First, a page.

Should you see a drug rep?
Posted on 15th December 2014 by Rich Thorley
Have you ever sat in on a practice meeting or MDT, gobbling sandwiches and cakes that have appeared as if by magic? Have you scribbled feverishly in a lecture with a handy “free” pen emblazoned with a drug brand or company logo? That lanyard round your neck, what does it say again?
A paper by Yeh et al published in PLOS Medicine earlier this year from the USA highlights that medical students are frequently entertained by pharmaceutical company representatives, even when their medical school has a policy restricting the gift restriction they should accept from such sources. Even if there is less pressure from drug reps on students in other countries, the question of whether or not you should see them and accept their wares remains an important one.
A systematic review from 2011 demonstrated a link between seeing drug reps and deviations from evidence based prescribing. The authors concluded: “we recommend that practitioners follow the precautionary principle and thus avoid exposure to information from pharmaceutical companies unless evidence of net benefit emerges.” These findings are in accordance with those from previous reviews linking pharmaceutical promotion with an increase in total prescriptions, “nonrational” prescribing, and increased prescribing costs. [3, 4] In recognition of this, many US medical schools have been attempting to shield their students from adverse influence by introducing policies that limit what drug reps can give out.
The Yeh paper describes a survey of 3495 US medical students from 121 medical schools, with a response rate of 49.3%. The students were asked to report any gifts or meals they had received at the expense of drug companies, as well as any interactions with pharmaceutical company representatives during a six month period. Their medical schools were scored based on their policies on gift and pharmaceutical representative interaction restriction. Students from schools with more stringent limitations were less likely to interact with drug reps and to receive gifts.
As the Medsin affiliated campaign PharmAware recognises, drug companies are an important part of modern medical practice. Without their capital investment we’d struggle to develop new treatments and devices. But it is nevertheless important to recognise that not all new drug products are better than existing treatments. It’s crucial that we prescribe what’s best for the patient (and in health systems where budgetary constraints apply to a greater extent, that means it must be best for all patients). Our clinical decisions should be based on evidence, rather than on who offers the best three course meal.
Students probably aren’t going to be offered expenses-paid conferences in the Bahamas, or weekend trips out go-karting (as some consultants in the hospital I’m currently working on have just enjoyed), but I and many of my friends have been offered meals out with all the drinks we could possibly want. You might argue that sandwiches and pens can’t do any harm; they seem fairly insignificant gifts, and most doctors would agree with this. But the fact is that doctors who see drug reps are more likely to prescribe the drug that has been promoted to them; they also have higher prescribing costs than their colleagues, and are less adherent to best-practice guidelines for prescribing. Being exposed to pharmaceutical company information is associated with either an adverse effect, or at best no effect on a doctors’ prescribing behaviour.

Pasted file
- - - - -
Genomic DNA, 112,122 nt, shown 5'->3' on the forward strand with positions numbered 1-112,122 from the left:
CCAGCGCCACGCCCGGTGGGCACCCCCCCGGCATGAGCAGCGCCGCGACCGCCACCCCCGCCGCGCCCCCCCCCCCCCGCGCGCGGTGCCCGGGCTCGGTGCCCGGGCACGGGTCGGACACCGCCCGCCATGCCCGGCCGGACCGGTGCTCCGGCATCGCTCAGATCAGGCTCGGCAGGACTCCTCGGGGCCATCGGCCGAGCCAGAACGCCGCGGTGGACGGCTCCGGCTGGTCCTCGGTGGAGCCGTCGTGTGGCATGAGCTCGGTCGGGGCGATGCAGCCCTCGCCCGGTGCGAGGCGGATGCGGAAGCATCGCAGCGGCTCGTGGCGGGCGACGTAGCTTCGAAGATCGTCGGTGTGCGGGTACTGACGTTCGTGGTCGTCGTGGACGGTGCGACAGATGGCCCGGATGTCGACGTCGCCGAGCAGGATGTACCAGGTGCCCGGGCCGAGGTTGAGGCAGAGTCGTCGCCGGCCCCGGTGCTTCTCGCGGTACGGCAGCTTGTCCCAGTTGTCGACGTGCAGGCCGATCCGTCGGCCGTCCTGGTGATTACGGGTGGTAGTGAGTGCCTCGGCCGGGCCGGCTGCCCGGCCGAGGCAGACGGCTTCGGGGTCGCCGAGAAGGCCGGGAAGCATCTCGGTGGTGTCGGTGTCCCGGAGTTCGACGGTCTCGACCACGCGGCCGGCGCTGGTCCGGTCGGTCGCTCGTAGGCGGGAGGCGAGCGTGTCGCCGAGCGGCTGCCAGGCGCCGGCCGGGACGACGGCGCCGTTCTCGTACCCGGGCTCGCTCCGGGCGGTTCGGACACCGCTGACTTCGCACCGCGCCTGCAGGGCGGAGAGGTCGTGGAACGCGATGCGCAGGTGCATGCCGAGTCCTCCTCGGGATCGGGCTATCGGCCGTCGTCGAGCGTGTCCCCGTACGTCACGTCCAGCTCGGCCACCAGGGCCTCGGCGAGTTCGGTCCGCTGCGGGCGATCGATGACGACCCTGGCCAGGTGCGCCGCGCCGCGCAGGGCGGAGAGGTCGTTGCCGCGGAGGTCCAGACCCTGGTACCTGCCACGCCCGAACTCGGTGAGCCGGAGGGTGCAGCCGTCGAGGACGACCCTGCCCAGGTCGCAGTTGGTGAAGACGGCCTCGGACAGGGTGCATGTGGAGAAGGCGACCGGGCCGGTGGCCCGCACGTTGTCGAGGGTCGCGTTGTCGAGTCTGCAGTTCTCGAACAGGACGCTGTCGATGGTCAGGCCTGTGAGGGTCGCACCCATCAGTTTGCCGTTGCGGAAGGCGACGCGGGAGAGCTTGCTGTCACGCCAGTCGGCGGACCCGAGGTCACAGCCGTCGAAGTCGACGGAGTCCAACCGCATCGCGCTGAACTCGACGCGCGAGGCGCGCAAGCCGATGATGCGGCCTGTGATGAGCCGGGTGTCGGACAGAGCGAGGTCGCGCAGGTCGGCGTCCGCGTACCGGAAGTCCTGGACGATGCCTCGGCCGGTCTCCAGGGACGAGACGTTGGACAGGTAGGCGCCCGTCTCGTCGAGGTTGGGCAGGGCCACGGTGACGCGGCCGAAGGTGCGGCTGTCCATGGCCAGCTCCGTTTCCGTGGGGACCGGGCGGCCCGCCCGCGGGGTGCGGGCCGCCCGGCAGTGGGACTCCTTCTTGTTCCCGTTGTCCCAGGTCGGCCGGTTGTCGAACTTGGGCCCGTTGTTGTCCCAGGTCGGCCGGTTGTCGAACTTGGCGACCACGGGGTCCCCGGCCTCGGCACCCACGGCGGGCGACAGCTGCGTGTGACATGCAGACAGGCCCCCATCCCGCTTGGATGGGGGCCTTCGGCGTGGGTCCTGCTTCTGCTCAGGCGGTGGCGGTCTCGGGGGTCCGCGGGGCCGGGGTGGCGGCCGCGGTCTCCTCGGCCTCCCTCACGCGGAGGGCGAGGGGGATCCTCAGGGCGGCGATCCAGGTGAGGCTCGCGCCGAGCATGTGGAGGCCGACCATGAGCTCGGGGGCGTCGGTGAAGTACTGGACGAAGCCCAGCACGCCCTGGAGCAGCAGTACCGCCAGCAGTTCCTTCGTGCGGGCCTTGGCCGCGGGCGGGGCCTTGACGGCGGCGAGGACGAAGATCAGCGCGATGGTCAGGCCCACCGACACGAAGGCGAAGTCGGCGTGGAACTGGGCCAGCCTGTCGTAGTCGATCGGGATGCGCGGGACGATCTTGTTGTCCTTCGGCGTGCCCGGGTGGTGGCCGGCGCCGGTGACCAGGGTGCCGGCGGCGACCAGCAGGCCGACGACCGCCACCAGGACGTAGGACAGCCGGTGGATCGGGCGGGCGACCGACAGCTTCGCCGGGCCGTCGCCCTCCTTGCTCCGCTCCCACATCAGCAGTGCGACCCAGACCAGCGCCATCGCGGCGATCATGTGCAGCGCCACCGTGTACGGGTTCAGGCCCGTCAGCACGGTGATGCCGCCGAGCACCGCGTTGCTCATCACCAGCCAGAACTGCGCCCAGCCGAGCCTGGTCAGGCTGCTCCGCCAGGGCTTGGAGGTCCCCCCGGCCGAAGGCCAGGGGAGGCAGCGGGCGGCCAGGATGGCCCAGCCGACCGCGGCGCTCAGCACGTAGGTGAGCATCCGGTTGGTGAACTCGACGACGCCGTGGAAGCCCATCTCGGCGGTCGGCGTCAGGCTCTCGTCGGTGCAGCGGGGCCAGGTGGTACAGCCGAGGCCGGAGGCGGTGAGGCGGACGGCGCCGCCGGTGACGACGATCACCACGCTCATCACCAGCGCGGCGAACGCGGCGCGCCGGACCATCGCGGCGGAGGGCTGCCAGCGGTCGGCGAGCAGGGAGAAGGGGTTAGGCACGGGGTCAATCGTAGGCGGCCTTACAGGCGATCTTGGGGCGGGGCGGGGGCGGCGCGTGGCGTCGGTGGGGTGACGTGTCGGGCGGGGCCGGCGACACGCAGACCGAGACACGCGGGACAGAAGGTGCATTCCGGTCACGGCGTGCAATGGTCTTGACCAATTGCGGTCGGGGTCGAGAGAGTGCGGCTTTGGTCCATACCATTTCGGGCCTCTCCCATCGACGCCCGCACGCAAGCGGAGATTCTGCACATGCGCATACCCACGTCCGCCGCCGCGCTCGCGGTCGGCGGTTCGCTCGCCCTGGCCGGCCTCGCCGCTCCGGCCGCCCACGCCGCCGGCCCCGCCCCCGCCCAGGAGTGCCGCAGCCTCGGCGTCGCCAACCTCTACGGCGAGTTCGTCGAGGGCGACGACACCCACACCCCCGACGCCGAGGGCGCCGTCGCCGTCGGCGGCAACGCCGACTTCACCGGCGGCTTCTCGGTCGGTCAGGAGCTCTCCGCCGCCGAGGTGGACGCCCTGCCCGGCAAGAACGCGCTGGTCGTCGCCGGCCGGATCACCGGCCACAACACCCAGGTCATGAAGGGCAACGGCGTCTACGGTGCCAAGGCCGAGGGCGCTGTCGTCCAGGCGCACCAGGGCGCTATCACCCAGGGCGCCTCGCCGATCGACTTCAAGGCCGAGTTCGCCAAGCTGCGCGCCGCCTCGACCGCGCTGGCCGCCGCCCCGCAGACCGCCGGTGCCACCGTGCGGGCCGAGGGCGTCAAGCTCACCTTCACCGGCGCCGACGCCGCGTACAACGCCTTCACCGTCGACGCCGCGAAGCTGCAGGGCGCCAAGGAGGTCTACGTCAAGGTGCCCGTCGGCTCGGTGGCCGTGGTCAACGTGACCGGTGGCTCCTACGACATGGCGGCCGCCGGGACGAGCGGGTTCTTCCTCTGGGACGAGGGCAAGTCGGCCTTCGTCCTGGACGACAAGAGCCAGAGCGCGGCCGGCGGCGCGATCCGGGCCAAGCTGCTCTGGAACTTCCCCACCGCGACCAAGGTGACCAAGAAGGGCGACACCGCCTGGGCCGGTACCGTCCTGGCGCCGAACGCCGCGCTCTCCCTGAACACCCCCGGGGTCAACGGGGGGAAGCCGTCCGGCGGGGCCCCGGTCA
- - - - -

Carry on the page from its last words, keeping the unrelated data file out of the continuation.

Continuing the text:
In addition to this evidence, professional guidance would suggest that it’s best to avoid drug company hospitality. Good Medical Practice (the professional standards by which doctors in the UK should practice) says that, “You must not ask for or accept – from patients, colleagues or others – any inducement, gift or hospitality that may affect or be seen to affect the way you prescribe for, treat or refer patients or commission services for patients. “
As students we have just as much responsibility as qualified doctors to ensure we are free from influences that might cause us to deviate from the best medical practice. Drug companies aren’t inherently bad, but it’s worth thinking what you’re signing up to the next time someone offers you a “free” lunch.
1 Yeh JS, Austad KE, Franklin JM, Chimonas S, Campbell EG, et al. Association of Medical Students’ Reports of Interactions with the Pharmaceutical and Medical Device Industries and Medical School Policies and Characteristics: A Cross-Sectional Study. PLOS Med 2014;11(10):e1001743.
2 Austad KE, Avorn J, Kesselheim AS. Medical students’ exposure to and attitudes about the pharmaceutical industry: a systematic review. PLOS Med 2011;8:e1001037.
3 Zipkin DA, Steinman MA. Interactions Between Pharmaceutical Representatives and Doctors in Training. J Gen Intern Med 2005;20(8):777-86.
4 Wazana A. Physicians and the Pharmaceutical Industry: Is a Gift Ever Just a Gift? JAMA 2000;283(3):373-80.
5 Pharmaware. http://www.pharmaware.co.uk/
6 Fischer MA, Keugh ME, Baril JL, Saccoccio L, Mazor KM, Ladd E, et al. Prescribers and Pharmaceutical Representatives: Why Are We Still Meeting? J Gen Intern Med 2009;24(7):795-801.
7 Spurling GK, Mansfield PR, Montgomery BD, Lexchin J, Doust J, et al. Information from Pharmaceutical Companies and the Quality, Quantity, and Cost of Physicians’ Prescribing: A Systematic Review. PLoOS Med 2010;7(10):e1000352.
8 General Medical Council. Good medical practice. GMC, 2013.
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